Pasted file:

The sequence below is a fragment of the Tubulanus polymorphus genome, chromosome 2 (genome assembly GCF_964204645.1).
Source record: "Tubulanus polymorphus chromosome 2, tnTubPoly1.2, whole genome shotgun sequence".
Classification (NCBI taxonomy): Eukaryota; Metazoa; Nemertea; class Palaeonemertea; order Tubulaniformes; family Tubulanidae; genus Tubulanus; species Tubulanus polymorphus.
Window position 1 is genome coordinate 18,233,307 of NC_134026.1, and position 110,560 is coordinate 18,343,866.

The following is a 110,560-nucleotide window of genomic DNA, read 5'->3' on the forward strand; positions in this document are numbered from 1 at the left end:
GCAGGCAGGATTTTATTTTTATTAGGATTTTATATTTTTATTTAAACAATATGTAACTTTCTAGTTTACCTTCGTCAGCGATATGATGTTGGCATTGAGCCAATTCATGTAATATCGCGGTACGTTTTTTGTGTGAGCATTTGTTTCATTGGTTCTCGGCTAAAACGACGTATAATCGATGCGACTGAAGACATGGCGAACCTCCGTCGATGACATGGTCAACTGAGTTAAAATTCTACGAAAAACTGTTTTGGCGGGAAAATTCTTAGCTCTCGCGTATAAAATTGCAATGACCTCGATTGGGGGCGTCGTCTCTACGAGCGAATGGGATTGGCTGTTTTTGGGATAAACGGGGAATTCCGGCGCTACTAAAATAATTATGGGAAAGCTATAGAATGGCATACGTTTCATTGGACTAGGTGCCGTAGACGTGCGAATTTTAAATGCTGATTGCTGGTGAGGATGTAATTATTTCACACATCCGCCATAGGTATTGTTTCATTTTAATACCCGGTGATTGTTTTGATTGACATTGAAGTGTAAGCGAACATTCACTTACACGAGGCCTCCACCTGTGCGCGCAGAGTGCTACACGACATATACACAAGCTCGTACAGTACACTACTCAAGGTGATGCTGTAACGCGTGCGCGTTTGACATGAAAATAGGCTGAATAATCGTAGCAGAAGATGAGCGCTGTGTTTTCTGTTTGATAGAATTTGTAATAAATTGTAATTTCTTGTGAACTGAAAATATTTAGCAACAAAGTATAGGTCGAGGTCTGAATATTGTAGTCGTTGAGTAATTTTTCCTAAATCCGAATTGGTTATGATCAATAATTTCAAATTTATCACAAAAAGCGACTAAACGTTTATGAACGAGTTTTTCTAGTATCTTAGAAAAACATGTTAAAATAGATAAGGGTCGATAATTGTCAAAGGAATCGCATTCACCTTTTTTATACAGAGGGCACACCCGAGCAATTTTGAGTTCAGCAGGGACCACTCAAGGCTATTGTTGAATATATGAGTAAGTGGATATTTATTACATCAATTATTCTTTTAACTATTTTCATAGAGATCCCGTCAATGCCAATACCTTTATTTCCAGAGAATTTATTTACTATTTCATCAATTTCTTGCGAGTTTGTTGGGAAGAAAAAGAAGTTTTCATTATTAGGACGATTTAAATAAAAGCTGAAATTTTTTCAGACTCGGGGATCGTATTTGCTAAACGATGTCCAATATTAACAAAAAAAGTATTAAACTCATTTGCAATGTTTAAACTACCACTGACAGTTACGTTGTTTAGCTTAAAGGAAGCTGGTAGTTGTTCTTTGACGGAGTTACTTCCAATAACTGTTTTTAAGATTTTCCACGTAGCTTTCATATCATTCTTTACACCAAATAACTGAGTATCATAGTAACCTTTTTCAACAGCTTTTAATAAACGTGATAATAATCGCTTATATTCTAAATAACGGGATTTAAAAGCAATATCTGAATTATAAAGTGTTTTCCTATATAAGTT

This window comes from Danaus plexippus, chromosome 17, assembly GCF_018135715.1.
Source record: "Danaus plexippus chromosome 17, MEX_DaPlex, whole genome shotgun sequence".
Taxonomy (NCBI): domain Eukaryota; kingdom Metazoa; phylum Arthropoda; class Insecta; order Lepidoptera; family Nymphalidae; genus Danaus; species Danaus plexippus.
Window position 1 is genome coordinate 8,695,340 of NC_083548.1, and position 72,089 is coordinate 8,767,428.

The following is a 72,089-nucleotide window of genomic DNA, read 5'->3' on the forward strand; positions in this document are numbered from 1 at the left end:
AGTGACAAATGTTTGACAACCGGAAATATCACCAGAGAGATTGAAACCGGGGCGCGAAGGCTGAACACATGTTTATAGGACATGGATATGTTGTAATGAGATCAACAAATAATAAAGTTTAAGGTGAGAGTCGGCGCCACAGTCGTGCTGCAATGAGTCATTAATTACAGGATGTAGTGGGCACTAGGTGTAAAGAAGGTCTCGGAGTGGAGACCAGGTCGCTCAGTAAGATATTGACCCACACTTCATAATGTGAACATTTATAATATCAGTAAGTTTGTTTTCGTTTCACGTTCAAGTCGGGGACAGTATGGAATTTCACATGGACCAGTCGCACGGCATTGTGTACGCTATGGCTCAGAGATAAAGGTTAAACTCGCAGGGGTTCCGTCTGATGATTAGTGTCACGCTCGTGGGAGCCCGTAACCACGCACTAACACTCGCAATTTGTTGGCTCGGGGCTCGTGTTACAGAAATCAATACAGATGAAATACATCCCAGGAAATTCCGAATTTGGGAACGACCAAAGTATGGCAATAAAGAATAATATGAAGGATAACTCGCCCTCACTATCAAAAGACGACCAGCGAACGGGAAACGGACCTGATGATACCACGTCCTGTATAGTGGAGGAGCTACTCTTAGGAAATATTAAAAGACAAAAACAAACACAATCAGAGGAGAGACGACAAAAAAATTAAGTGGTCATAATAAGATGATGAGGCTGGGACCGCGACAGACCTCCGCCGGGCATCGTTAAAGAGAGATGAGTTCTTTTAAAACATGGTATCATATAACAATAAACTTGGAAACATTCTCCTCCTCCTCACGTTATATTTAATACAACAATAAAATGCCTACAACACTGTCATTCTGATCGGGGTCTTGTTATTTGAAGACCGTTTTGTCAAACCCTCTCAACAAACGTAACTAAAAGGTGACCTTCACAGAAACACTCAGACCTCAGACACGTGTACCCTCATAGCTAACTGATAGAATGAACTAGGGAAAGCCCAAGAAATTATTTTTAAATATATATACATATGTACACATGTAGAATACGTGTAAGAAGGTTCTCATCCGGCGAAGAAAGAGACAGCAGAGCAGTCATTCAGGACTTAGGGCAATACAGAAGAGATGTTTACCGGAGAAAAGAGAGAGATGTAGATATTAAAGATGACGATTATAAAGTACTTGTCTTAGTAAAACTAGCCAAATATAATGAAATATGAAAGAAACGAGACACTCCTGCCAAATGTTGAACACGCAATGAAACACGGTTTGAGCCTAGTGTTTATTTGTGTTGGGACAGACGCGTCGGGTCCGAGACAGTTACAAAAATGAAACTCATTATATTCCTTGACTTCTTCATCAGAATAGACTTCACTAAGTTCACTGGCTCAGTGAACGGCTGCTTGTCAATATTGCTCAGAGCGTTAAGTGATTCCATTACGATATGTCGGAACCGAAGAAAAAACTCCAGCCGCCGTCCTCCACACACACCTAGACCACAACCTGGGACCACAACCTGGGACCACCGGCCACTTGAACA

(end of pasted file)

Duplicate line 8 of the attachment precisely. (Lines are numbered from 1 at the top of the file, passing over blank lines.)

Source record: "Danaus plexippus chromosome 17, MEX_DaPlex, whole genome shotgun sequence".